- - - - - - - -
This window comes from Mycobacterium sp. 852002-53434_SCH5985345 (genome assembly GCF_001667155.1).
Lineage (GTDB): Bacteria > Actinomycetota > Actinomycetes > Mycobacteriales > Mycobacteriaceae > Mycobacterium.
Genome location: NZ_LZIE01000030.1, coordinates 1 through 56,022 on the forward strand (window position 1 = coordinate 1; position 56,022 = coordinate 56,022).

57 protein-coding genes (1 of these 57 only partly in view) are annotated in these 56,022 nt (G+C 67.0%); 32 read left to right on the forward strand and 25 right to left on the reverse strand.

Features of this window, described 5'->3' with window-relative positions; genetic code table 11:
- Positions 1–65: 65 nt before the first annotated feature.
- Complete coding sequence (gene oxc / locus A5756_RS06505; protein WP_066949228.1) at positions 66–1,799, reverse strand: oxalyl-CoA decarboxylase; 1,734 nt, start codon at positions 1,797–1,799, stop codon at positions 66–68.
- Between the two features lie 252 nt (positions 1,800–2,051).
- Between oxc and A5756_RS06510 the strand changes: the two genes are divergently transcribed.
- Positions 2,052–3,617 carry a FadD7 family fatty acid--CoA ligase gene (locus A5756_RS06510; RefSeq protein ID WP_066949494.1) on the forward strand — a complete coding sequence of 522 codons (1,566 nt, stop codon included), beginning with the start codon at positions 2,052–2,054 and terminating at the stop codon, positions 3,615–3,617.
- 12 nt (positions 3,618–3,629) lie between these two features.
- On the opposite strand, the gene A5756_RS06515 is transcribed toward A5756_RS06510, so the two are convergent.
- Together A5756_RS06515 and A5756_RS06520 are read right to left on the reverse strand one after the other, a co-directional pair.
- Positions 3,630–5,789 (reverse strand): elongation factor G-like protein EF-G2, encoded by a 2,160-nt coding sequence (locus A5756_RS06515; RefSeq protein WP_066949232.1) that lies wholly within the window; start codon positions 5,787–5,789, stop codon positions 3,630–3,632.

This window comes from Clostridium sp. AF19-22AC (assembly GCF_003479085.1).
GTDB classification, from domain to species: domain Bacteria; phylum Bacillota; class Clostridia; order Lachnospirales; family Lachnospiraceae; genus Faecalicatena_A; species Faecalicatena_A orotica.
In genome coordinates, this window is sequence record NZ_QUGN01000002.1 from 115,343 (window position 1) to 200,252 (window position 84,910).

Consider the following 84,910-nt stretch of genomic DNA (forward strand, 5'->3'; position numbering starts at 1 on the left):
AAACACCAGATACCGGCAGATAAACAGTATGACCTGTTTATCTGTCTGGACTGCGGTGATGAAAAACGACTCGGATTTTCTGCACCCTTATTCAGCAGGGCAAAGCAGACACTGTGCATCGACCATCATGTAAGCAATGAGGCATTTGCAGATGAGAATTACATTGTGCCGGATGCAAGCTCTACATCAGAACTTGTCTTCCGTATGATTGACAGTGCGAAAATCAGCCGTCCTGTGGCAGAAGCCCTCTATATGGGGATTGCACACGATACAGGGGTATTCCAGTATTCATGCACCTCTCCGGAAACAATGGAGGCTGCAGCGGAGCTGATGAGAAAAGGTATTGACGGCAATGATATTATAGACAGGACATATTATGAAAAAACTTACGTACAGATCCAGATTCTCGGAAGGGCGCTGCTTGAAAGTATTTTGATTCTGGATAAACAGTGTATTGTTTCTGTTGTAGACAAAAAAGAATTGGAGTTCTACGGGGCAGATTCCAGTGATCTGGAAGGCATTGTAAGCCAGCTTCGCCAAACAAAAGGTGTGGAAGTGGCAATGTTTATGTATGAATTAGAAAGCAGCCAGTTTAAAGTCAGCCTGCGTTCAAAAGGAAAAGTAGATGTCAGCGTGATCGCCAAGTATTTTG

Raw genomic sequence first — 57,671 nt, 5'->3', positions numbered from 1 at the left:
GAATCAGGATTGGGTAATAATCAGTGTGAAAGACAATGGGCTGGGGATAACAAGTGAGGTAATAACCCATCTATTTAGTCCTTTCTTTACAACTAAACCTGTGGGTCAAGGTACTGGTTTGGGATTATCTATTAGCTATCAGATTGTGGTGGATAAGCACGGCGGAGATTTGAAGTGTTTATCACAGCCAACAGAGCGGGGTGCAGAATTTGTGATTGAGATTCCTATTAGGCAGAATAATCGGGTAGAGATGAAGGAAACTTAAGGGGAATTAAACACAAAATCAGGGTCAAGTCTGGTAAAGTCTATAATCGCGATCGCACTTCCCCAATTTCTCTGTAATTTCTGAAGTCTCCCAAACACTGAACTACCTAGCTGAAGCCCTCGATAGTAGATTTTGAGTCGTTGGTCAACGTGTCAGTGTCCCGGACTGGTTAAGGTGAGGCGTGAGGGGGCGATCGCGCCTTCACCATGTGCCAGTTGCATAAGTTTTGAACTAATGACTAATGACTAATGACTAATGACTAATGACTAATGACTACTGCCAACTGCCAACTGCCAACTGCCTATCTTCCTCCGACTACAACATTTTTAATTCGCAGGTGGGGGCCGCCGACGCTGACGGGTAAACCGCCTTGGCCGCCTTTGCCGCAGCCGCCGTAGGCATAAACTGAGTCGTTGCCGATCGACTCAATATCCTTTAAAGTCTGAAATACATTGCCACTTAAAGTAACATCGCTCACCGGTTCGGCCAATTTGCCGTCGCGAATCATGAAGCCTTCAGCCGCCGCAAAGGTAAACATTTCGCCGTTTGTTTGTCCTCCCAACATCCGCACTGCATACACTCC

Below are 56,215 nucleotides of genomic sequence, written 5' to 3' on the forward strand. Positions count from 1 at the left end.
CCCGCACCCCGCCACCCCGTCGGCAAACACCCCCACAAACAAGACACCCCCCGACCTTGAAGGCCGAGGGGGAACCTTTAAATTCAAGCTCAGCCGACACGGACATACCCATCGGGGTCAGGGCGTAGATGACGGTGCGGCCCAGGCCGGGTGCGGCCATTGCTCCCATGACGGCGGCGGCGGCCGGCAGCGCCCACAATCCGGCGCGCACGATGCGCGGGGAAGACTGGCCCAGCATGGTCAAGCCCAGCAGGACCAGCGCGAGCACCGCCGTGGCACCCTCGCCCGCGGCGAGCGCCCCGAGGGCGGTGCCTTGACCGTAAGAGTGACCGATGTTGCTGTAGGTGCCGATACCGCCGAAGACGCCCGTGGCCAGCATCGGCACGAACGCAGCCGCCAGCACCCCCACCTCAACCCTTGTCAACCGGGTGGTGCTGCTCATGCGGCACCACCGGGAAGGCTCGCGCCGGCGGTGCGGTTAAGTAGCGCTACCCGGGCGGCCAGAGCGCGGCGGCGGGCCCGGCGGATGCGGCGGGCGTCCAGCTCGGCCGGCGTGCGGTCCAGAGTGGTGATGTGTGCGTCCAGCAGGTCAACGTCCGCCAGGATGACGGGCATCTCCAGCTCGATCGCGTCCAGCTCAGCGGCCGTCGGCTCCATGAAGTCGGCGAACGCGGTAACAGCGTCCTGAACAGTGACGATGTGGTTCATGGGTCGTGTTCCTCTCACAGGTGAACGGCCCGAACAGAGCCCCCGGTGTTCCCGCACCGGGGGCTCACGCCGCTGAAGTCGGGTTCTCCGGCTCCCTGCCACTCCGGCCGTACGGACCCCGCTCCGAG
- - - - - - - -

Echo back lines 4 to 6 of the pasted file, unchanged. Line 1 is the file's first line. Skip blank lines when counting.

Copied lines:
57 protein-coding genes (1 of these 57 only partly in view) are annotated in these 56,022 nt (G+C 67.0%); 32 read left to right on the forward strand and 25 right to left on the reverse strand.

Features of this window, described 5'->3' with window-relative positions; genetic code table 11:
- Positions 1–65: 65 nt before the first annotated feature.